Haumea is the fastest spinning object in the solar system.

The object's odd shape is a direct result of the spin. "Because of this spin, it pulls itself outward" at the equator in a bulge, Brown explained. The Earth has a less pronounced version of this bulge for the same reason.

The hyperactive spin of Haumea means that if you were standing on its surface, "your gravity would be very different," Brown said. Specifically, it would hold you down with much less of a grip than the Earth.

"The faster it spins, the more it wants to fling you outward," Brown said.

But Haumea's football shape and frantic spin aren't the only weird things about it. It also has an unusual satellite.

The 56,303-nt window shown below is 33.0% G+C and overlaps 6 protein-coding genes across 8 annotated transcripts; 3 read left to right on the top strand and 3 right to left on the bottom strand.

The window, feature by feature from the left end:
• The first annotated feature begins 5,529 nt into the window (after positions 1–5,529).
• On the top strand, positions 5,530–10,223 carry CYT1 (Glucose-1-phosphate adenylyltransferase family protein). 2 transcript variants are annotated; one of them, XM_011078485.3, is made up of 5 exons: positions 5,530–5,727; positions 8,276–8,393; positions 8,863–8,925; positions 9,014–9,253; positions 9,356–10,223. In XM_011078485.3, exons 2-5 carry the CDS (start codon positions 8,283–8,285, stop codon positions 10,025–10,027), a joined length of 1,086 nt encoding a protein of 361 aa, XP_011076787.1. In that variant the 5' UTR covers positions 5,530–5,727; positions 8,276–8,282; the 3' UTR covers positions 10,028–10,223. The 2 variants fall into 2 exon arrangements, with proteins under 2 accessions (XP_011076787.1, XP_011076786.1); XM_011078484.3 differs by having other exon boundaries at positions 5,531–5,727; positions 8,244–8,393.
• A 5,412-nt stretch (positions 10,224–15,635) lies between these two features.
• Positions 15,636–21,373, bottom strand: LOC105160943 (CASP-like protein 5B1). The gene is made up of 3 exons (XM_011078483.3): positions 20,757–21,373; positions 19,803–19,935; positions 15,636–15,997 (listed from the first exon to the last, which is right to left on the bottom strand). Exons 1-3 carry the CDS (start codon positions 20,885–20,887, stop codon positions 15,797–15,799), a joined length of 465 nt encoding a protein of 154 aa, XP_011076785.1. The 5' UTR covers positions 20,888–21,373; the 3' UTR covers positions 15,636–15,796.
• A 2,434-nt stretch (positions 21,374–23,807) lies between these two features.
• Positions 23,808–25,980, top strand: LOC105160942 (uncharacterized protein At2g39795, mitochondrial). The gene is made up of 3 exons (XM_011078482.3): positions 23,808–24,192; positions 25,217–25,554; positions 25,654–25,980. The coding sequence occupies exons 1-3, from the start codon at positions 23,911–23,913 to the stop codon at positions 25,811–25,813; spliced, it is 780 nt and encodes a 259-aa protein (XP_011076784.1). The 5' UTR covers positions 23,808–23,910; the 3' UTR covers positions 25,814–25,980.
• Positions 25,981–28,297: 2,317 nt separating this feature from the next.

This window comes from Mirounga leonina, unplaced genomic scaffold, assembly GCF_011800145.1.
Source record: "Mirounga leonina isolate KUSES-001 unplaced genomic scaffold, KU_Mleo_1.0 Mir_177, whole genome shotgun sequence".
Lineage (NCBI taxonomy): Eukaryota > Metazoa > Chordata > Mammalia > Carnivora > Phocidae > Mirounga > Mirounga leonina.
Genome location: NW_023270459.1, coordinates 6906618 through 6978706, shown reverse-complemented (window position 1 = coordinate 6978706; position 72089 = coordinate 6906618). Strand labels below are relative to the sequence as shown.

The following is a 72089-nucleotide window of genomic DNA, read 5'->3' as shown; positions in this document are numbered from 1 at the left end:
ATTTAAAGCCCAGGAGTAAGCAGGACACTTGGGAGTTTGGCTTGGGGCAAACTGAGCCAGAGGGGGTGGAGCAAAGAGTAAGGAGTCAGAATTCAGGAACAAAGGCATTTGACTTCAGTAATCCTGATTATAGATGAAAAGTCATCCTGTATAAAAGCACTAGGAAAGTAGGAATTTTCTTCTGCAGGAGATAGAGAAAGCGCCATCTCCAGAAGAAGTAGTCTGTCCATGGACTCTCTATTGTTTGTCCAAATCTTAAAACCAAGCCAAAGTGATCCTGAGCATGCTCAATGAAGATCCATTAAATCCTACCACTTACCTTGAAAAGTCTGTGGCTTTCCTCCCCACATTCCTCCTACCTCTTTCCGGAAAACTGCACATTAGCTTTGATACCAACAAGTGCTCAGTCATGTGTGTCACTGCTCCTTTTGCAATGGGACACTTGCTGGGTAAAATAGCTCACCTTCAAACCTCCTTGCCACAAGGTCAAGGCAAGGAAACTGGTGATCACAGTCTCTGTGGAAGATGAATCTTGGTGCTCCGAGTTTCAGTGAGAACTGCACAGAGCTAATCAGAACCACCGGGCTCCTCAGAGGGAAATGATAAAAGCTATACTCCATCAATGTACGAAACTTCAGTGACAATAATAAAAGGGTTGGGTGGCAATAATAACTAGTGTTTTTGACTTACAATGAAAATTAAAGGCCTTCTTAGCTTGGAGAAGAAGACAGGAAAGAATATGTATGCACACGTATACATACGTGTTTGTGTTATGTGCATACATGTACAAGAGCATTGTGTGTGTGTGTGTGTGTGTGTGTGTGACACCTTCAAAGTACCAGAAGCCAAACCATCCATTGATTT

Surprise satellite

Several Kuiper belt objects are known to each have a satellite orbiting them, thought in many cases to be a smaller body captured by the bigger object's gravity.

But it was apparent that Haumea's satellite, Hi'iaka didn't fit that mold. "It's way too small to be one of these captured objects," Brown said. It was also made of water ice.

It turned out that Hi'iaka did fit the situation of a body hitting Haumea and scattering ice debris throughout the area.

Haumea is big enough that it differentiated, like the Earth, so that its heaviest components settled to the core and the lightest, specifically ice, stayed at the surface. So when it collided, the pieces that were spewed out were mostly pure ice, the thinking goes.

Big collision